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Monetary policy implications of digital money

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  • Berentsen, Aleksander

Abstract

The term digital money refers to various proposed electronic payment mechanisms designed to use by consumers to make retail payments. These mechanisms are based either on smart cards or on network money. Smart cards could potentially replace currency as the predominant means to pay for retail purchases. Software-based digital money products (network money) bring cheap electronic funds transfers to individuals and small firms. This paper examines how digital money affects the demand for money and how this process, in turn, affects the demand for reserves, monetary control, and the monetary transmission mechanism.

Suggested Citation

  • Berentsen, Aleksander, 1997. "Monetary policy implications of digital money," MPRA Paper 37392, University Library of Munich, Germany.
  • Handle: RePEc:pra:mprapa:37392
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    References listed on IDEAS

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    1. Markose, Sheri M & Loke, Yiing Jia, 2002. "Can cash hold its own? International comparisons: Theory and evidence," Economics Discussion Papers 3734, University of Essex, Department of Economics.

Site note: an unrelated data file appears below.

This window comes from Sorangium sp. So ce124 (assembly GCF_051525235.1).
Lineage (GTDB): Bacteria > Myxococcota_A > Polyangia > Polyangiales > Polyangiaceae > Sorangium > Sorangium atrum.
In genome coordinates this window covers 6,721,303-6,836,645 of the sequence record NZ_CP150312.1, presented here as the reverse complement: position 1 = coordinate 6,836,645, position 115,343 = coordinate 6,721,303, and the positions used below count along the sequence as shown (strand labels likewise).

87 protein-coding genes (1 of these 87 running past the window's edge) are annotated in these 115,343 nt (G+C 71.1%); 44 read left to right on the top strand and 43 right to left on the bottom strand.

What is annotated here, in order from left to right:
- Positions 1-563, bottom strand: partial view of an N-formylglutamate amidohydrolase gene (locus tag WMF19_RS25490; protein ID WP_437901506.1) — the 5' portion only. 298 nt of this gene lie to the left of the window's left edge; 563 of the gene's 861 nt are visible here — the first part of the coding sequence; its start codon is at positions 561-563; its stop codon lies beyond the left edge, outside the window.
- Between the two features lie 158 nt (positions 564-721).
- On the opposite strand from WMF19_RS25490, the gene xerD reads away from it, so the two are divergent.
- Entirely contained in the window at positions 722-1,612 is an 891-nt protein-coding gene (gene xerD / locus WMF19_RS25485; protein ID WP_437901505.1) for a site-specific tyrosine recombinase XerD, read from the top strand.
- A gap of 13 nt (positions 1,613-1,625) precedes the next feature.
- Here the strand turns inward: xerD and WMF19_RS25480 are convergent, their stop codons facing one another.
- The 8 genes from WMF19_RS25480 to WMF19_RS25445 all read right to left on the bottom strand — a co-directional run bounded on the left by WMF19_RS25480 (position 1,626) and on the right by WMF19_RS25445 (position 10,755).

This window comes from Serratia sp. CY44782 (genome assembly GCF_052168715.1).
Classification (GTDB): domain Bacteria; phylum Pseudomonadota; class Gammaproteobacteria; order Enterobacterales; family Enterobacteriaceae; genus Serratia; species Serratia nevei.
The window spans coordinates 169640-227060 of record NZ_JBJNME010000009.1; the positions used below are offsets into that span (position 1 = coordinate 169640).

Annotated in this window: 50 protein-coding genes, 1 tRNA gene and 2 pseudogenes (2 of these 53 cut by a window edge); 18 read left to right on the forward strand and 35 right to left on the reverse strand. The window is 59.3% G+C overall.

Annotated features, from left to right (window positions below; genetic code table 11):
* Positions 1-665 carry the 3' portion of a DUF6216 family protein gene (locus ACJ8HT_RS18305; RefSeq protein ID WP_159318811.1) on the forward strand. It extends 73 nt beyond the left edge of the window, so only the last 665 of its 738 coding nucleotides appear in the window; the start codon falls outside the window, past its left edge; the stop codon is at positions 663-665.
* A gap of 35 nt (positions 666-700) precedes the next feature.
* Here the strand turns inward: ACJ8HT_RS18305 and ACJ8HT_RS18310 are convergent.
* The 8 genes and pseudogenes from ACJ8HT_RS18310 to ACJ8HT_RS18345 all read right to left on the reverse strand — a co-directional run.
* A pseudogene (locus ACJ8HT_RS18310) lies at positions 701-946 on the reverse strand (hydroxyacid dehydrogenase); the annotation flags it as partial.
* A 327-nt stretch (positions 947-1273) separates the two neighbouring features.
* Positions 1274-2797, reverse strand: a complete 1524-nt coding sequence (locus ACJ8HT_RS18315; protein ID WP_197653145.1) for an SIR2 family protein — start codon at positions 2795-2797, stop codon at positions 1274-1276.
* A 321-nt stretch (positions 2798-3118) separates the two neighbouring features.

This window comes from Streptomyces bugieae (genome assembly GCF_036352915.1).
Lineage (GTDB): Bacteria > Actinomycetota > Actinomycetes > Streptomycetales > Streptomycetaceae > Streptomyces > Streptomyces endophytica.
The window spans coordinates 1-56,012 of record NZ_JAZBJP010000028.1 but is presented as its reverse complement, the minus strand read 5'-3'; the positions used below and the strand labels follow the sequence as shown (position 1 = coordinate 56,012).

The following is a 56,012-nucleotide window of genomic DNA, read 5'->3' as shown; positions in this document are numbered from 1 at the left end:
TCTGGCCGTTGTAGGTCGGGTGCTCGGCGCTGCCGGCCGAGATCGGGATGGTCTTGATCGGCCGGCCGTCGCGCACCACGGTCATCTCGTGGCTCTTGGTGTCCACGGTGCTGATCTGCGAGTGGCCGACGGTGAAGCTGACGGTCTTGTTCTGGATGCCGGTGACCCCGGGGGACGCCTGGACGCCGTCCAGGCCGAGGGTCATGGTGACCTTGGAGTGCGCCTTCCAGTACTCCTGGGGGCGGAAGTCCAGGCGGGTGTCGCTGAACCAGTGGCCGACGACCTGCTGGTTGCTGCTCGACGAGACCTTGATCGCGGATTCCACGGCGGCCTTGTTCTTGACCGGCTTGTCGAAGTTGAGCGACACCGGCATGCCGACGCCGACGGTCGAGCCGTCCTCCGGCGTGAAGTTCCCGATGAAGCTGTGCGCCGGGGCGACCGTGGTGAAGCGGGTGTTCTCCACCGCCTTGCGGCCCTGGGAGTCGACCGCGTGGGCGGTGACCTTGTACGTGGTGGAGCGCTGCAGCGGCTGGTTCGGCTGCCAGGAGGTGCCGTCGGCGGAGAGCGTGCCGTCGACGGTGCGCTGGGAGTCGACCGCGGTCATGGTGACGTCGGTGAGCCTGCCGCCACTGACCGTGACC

2. Bogdan-Ion Boldea & Maria Boldea, 2008. "E-Money Development Within Contemporary Economies," Annales Universitatis Apulensis Series Oeconomica, Faculty of Sciences, "1 Decembrie 1918" University, Alba Iulia, vol. 2(10), pages 1-7.
    3. Sébastien LOTZ & Guillaume ROCHETEAU, 2000. "Launching of a New Currency in a Simple Random Matching Model," Cahiers de Recherches Economiques du Département d'économie 00.10, Université de Lausanne, Faculté des HEC, Département d’économie.
    4. Jonathan Chiu & Thorsten V. Koeppl, 2017. "The Economics Of Cryptocurrencies - Bitcoin And Beyond," Working Paper 1389, Economics Department, Queen's University.
    5. John Hawkins, 2001. "Electronic finance and monetary policy," BIS Papers chapters, in: Bank for International Settlements (ed.), Electronic finance: a new perspective and challenges, volume 7, pages 98-105, Bank for International Settlements.
    6. Sumei Luo & Guangyou Zhou & Jinpeng Zhou, 2021. "The Impact of Electronic Money on Monetary Policy: Based on DSGE Model Simulations," Mathematics, MDPI, vol. 9(20), pages 1-26, October.
    7. Fernández-Villaverde, Jesús & Schilling, Linda Marlene & Uhlig, Harald, 2020. "Central Bank Digital Currency: When Price and Bank Stability Collide," CEPR Discussion Papers 15555, C.E.P.R. Discussion Papers.
    8. Benigno, Pierpaolo & Schilling, Linda M. & Uhlig, Harald, 2022. "Cryptocurrencies, currency competition, and the impossible trinity," Journal of International Economics, Elsevier, vol. 136(C).
    9. Gilbert Bougi & Helmi Hamdi, 2007. "La crédibilité de la banque centrale face aux défis de la monnaie électronique," CAE Working Papers 56, Aix-Marseille Université, CERGAM.
    10. Setsuya Sato & John Hawkins, 2001. "Electronic finance: an overview of the issues," BIS Papers chapters, in: Bank for International Settlements (ed.), Electronic finance: a new perspective and challenges, volume 7, pages 1-12, Bank for International Settlements.